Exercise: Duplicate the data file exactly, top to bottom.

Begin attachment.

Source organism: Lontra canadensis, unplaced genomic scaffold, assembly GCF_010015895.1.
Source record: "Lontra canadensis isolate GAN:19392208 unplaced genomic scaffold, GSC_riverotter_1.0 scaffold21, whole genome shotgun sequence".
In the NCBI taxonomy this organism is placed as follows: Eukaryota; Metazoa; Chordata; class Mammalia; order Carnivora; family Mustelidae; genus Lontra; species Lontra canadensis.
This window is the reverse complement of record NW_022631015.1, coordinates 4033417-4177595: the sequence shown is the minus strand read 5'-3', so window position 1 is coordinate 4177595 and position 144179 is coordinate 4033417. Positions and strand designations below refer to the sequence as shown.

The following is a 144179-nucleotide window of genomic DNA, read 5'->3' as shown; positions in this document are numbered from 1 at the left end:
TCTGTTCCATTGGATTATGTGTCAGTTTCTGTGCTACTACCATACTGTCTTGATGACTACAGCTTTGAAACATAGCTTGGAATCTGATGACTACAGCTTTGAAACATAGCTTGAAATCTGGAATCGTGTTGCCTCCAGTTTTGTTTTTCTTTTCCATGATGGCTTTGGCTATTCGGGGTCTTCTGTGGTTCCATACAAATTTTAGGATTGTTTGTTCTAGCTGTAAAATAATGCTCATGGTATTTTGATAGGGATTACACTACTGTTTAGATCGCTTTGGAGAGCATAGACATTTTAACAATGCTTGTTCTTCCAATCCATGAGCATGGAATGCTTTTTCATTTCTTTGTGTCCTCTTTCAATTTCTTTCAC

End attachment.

Source organism: Lontra canadensis, unplaced genomic scaffold, assembly GCF_010015895.1.
Source record: "Lontra canadensis isolate GAN:19392208 unplaced genomic scaffold, GSC_riverotter_1.0 scaffold21, whole genome shotgun sequence".
In the NCBI taxonomy this organism is placed as follows: Eukaryota; Metazoa; Chordata; class Mammalia; order Carnivora; family Mustelidae; genus Lontra; species Lontra canadensis.
This window is the reverse complement of record NW_022631015.1, coordinates 4033417-4177595: the sequence shown is the minus strand read 5'-3', so window position 1 is coordinate 4177595 and position 144179 is coordinate 4033417. Positions and strand designations below refer to the sequence as shown.

The following is a 144179-nucleotide window of genomic DNA, read 5'->3' as shown; positions in this document are numbered from 1 at the left end:
TCTGTTCCATTGGATTATGTGTCAGTTTCTGTGCTACTACCATACTGTCTTGATGACTACAGCTTTGAAACATAGCTTGGAATCTGATGACTACAGCTTTGAAACATAGCTTGAAATCTGGAATCGTGTTGCCTCCAGTTTTGTTTTTCTTTTCCATGATGGCTTTGGCTATTCGGGGTCTTCTGTGGTTCCATACAAATTTTAGGATTGTTTGTTCTAGCTGTAAAATAATGCTCATGGTATTTTGATAGGGATTACACTACTGTTTAGATCGCTTTGGAGAGCATAGACATTTTAACAATGCTTGTTCTTCCAATCCATGAGCATGGAATGCTTTTTCATTTCTTTGTGTCCTCTTTCAATTTCTTTCAC